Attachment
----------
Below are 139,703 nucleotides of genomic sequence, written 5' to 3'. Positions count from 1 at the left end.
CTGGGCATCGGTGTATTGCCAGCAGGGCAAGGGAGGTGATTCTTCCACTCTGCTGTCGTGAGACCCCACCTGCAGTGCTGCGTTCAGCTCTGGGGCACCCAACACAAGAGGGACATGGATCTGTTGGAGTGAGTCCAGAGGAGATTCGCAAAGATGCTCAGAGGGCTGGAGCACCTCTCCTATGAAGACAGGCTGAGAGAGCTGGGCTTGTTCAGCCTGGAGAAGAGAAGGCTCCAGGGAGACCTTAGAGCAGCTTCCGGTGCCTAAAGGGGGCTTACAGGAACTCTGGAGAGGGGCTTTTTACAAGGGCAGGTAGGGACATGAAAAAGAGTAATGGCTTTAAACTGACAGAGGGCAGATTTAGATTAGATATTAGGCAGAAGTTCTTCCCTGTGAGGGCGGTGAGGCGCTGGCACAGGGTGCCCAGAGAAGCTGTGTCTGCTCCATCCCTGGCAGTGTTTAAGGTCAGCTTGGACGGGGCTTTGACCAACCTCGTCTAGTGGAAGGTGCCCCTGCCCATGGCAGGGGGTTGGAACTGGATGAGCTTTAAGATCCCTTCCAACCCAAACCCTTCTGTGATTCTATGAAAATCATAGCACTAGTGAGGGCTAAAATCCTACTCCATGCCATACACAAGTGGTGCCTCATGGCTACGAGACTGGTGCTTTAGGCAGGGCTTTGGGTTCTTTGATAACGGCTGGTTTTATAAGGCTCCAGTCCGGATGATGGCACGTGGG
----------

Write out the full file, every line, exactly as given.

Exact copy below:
Below are 139,703 nucleotides of genomic sequence, written 5' to 3'. Positions count from 1 at the left end.
CTGGGCATCGGTGTATTGCCAGCAGGGCAAGGGAGGTGATTCTTCCACTCTGCTGTCGTGAGACCCCACCTGCAGTGCTGCGTTCAGCTCTGGGGCACCCAACACAAGAGGGACATGGATCTGTTGGAGTGAGTCCAGAGGAGATTCGCAAAGATGCTCAGAGGGCTGGAGCACCTCTCCTATGAAGACAGGCTGAGAGAGCTGGGCTTGTTCAGCCTGGAGAAGAGAAGGCTCCAGGGAGACCTTAGAGCAGCTTCCGGTGCCTAAAGGGGGCTTACAGGAACTCTGGAGAGGGGCTTTTTACAAGGGCAGGTAGGGACATGAAAAAGAGTAATGGCTTTAAACTGACAGAGGGCAGATTTAGATTAGATATTAGGCAGAAGTTCTTCCCTGTGAGGGCGGTGAGGCGCTGGCACAGGGTGCCCAGAGAAGCTGTGTCTGCTCCATCCCTGGCAGTGTTTAAGGTCAGCTTGGACGGGGCTTTGACCAACCTCGTCTAGTGGAAGGTGCCCCTGCCCATGGCAGGGGGTTGGAACTGGATGAGCTTTAAGATCCCTTCCAACCCAAACCCTTCTGTGATTCTATGAAAATCATAGCACTAGTGAGGGCTAAAATCCTACTCCATGCCATACACAAGTGGTGCCTCATGGCTACGAGACTGGTGCTTTAGGCAGGGCTTTGGGTTCTTTGATAACGGCTGGTTTTATAAGGCTCCAGTCCGGATGATGGCACGTGGG